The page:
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They made me keeper of the vineyard,' they put me to base and laborious servitude. This has been often literally true in times of persecution. Israel, in Egypt, were enjoined to make bricks even without straw; and allowed no time for their own rest, or the service of their God. And in the Christian church many confessors and martyrs have been put to labour in the mines, or at the gallies, without the least mercy or indulgence; and innumerable others forbidden the worship of their God. They have kept the vineyard of others, but have not been suffered to attend their own.
The words admit a farther practical application. It too often happens, that persons in public characters, either magistrates or teachers, who are faithful and active in their charge, neglect their own personal interest-I mean in a moral and religious view. They keep the vineyards of others—they guard their morals and direct their piety—but they deprive themselves of their seasons of retirement - they neglect their personal devotions - and thus, , while they are in the constant habits of doing good to others, they neglect themselves—they keep the vineyard of others and neglect their own. This is a proper subject for confession and regret:
This section concludes with an apostrophe to the beloved, and the reply of the virgins ; both in the language of pastoral poetry.
8. Spouse. Tell me, O thou whom my soul loveth, where
thou feedest ? Where thou causest (thy flock] to rest at noon? For why should I bę as a stranger
Among the flocks of thy companions? Virgins. If thou thyself knowest not, o most beautiful
of women, Go thy way forth by the footsteps of.this flock, And feed thy kids among the tents of these
shepherds. On these verses, in a literal sense, we may remark,
1. The pastoral images employed. I have already observed the analogy between the regal and pastoral offices, and have supposed that the allusions made to the latter refer literally to the exercise of government, and administration of justice'; if so the resting at noon will signify the relaxation of public business, and the luxury (for such it must be to wise and good princes) of retirement and privacy. The language of the bride then is an enquiry, in the passionate manner of apostrophe, where the king was, and whether employed in public or in private. • If he be, like a good shepherd feeding his flock, administering public benefits, and dispensing judg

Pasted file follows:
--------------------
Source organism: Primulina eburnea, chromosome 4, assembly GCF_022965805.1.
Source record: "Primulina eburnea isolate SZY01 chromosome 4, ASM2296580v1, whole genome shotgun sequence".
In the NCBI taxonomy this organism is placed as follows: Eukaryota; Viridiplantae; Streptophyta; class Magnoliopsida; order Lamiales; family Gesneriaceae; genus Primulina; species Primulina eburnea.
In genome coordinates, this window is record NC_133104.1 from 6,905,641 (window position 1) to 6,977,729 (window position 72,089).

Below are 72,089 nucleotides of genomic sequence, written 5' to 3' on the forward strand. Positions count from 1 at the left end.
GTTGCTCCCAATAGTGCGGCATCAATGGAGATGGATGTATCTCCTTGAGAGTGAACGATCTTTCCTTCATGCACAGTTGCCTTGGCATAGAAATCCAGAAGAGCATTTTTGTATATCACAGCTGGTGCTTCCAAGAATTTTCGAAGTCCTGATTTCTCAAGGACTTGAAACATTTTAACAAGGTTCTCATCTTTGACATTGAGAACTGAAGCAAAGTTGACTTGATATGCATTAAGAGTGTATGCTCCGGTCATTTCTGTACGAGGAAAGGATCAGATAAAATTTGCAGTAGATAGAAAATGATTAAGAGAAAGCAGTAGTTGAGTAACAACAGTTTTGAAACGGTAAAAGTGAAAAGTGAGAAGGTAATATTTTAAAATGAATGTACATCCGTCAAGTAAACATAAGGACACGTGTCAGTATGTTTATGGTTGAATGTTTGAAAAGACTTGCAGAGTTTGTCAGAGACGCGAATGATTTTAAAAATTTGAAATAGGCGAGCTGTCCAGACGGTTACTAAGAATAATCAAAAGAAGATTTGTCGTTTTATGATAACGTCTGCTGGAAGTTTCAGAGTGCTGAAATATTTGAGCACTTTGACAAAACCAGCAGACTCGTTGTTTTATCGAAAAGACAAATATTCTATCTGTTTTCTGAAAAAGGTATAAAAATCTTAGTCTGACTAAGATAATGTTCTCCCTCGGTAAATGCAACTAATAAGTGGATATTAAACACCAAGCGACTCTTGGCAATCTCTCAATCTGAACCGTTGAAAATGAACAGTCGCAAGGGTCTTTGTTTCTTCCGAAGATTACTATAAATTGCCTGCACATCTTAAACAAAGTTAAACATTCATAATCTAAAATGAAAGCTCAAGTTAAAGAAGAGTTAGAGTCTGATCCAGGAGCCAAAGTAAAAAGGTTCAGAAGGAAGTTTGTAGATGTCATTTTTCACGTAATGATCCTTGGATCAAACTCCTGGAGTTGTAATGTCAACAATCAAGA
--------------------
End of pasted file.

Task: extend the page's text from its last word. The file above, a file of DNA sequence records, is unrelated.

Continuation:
ment, why should not I enjoy the common • benefit? If he be indulging in retirement, why may not I, who am admitted as his wife, enjoy his company and conversation ?'
The translation of this verse is so difficult, that I feel myself diffident and undecided; and shall therefore include both the renderings
in the margin, as consistent in the general idea, though I have preferred in the version, that which appeared to me the most natural and easy!
It should seem necessary, however, in the first place, to settle the meaning of the expression, “By the flocks of thy companions. appears that eastern marriages were frequently celebrated in tents, which on grand occasions were doubtless superb and numerous ?: pastoral language converts these into the tents of shepherds, and the attendants into sheep. In this
If the original word [iroy] be derived from the root [oy), to hurry or drive away (as I consider the roots of three radicals with final He originally the saine with those of two radicals without He], the sense will be nearly that of our translators one that turneth aside,' wandereth, or is driven away [hy] to, beyond or among the flocks of thy companions. So the Targum, Kimchi, Dathe, &c.